The A-Z of classical music

Former heavy metal addict Seb Hunter knew nothing about classical music until he decided it was time to 'grow up' and learn to love it. With a new book out describing his journey of discovery, he offers an A-Z guide for Time Out readers looking to get Bach

  • The A-Z of classical music

    Seb Hunter is stuck for ideas for the letter V

  • A

    is for the audience

    Often it’s wise to ignore the audience, as they’re old and off-putting. They won’t, however, mind you, no matter how ill-presented, because you are the next link in the generational chain, and therefore the future of classical music. There’s no pressure because nobody else wants to do it; thus you’ve pretty much got the playground all to yourself. Well, you and those nerds over there.

    B

    is for Bach

    Bach was the best – the original Krautrocker – deep-grooved baroque railroad motorik that will always satisfy you, so long as you’re happy submerged in a deep, rich monochrome. Then Mozart invented colour. Beethoven turned it Technicolor. Wagner 3D glasses. Stravinsky set fire to the cinema. These days we’re just stumbling around in the ashes.

    C

    is for contemplation

    Which is what you should be aiming for if you can’t seem to master that other important C, concentration.

    D

    is for dwarf

    That’s to say Richard Wagner, tinpot Nazi composer of 186-hour operatic ‘Ring’ cycle: his bold attempt to unify all the arts under one all-embracing, interminable operatic umbrella. Personally I’d rather get rained on.

    E

    is for Edward Elgar

    Extravagantly moustachioed, heavily starched Edwardian composer of that subtle celebration of multiculturalism and inclusiveness, ‘Land of Hope and Glory’, so enthusiastically harrumphed-along to by Young Conservatives at the Last Night of the Proms (see P).

    F

    is for Frédéric Chopin

    Romantic nineteenth-century pianist genius from Poland whose sickening, florid technique has been much aped by ‘Countdown’s’ Rick Wakeman, etc.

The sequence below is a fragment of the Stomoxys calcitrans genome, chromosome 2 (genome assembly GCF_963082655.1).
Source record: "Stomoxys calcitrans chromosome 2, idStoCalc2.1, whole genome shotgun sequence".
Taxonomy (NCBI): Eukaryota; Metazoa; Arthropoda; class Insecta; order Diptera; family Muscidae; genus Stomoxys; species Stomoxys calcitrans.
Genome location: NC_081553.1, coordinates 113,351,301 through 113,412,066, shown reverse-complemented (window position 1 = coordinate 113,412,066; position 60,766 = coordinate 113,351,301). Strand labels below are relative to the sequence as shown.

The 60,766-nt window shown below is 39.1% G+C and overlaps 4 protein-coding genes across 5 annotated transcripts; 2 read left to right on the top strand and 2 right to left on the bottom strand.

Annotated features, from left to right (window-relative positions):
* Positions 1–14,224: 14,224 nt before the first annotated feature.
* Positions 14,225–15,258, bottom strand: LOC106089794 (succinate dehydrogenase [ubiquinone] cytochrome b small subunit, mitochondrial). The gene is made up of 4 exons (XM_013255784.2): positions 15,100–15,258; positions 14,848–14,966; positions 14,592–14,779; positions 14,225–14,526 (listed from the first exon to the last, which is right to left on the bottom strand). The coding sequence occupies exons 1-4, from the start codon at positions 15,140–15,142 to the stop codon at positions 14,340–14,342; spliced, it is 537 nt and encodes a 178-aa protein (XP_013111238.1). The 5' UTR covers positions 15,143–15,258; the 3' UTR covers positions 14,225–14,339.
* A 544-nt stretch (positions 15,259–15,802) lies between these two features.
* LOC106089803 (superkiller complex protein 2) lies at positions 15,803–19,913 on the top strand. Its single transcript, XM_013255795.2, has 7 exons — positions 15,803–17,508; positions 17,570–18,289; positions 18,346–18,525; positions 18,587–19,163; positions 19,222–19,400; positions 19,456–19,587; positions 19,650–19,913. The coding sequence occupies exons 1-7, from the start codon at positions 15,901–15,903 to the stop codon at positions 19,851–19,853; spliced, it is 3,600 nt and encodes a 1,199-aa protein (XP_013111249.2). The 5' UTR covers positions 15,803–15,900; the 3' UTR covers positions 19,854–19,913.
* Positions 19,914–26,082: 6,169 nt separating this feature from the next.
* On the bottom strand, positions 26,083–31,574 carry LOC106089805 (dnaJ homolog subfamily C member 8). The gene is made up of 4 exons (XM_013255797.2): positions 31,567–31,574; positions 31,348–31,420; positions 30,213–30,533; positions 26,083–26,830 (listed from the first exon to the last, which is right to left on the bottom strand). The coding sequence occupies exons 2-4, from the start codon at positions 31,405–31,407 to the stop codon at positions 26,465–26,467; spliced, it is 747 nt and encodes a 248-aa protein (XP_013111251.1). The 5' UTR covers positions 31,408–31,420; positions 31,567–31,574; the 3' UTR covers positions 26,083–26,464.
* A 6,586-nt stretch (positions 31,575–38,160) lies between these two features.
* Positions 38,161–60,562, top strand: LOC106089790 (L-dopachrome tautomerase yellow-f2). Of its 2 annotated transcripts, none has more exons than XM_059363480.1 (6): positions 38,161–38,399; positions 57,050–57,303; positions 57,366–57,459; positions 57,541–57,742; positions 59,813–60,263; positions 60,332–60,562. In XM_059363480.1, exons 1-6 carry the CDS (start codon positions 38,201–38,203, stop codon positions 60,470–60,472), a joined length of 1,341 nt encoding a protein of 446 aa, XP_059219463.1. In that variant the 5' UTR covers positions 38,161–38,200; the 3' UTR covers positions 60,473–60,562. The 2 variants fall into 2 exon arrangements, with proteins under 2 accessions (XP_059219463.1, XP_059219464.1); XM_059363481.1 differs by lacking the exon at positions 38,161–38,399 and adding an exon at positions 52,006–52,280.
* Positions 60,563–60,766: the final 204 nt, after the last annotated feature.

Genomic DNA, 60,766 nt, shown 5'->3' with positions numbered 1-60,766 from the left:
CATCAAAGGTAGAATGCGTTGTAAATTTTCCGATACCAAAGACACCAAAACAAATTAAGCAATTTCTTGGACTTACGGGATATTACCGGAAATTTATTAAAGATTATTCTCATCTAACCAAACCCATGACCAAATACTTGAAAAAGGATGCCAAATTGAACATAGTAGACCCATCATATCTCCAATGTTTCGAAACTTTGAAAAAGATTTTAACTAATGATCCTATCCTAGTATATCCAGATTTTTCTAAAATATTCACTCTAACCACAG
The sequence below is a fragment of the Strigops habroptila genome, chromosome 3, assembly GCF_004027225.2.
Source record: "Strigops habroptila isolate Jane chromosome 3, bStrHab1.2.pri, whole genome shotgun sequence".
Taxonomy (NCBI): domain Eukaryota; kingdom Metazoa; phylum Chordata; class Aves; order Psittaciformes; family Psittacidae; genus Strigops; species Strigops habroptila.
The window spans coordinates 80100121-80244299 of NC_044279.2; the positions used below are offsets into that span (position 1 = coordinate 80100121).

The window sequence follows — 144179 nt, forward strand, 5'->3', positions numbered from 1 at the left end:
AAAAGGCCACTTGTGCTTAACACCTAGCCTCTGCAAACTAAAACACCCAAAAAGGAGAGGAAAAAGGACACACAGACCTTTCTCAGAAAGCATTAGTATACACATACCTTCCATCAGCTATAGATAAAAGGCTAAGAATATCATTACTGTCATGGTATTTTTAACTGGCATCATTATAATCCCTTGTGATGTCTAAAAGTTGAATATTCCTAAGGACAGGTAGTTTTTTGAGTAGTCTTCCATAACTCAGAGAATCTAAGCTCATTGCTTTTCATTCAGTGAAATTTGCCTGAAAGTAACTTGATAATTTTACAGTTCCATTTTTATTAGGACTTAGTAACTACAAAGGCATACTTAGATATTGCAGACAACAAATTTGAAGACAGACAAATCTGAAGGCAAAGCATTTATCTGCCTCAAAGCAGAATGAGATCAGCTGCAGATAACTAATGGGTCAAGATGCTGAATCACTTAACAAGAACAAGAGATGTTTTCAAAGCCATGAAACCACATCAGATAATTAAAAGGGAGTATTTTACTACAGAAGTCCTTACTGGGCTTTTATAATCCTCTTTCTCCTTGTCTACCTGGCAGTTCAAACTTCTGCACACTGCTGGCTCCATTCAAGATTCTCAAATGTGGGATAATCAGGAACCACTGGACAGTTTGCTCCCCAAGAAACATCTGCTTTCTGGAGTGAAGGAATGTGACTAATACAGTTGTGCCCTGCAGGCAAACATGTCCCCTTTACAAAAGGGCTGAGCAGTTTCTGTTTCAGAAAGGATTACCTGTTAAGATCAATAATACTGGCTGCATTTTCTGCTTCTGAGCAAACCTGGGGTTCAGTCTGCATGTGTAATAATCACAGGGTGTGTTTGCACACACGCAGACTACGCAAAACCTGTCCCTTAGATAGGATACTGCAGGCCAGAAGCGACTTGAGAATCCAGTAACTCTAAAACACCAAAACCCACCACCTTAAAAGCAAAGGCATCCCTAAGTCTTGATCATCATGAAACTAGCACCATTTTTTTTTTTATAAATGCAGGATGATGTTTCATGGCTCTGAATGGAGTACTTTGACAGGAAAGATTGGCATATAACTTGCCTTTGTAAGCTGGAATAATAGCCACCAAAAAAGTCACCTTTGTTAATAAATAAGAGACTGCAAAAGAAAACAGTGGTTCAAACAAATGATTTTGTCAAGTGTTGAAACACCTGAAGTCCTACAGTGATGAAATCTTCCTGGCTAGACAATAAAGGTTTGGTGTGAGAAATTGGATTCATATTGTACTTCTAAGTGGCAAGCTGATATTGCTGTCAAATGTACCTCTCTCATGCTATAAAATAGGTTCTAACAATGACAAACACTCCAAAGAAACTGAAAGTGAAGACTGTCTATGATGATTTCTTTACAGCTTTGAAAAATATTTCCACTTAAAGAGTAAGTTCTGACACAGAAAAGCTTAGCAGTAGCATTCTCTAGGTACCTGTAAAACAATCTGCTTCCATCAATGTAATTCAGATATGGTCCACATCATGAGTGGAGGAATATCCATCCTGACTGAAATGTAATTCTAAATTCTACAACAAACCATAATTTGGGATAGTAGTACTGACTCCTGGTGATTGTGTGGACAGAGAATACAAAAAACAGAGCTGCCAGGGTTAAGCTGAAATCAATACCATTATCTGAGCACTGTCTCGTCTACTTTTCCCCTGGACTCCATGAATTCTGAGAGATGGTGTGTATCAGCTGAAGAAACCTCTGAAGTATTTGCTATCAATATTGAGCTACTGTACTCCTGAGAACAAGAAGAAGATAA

G

    is for Germany

    The country that has produced the most lasting, rampant and influential classical music. This pompous and overblown sound would go on to be perfected by Meat Loaf and the Scorpions, though thankfully not simultaneously. G is also for Gramophone magazine, which is so full of arcane and pretentious gobbledegook, nobody has ever read a copy all the way through, not even Sir Simon Rattle.

    H

    is for HMV on Oxford Street

    The place where this all began for me, after I accidentally stepped on to the wrong escalator and found myself in a glassed-off section full of bald men.

    I

    is for intravenous Prozac

    Otherwise known as the nation’s favourite broadcaster of soporific somnambulance, the terrifying marketeers’ vice of Classic FM. Smooth Classics at Seven. Numbness at Nine. Trolleyed by Ten. Mogadon at Midnight. Now they are attempting to do this to your babies too.

    J

    is for John Cage

    Mushroom-guzzling Zen master and inspirational avant-garde pioneer – like a Bostonian Andrew Lloyd Webber, only less rakishly handsome. Cage’s favoured dynamic components were complete randomness, and silence. If only Lloyd Webber had deployed a tad more of the latter, this list would be easier for everybody.

    K

    is for Nigel Kennedy

    The, cough, Jimi Hendrix of the violin.

    L

    is for legging it to the bar

    …during the interval and then subsequently having to leg it to the toilet at the end. You’ll be first there, as everybody else is busy giving the conductor/orchestra/fat woman endless standing ovations and cheap bunches of flowers.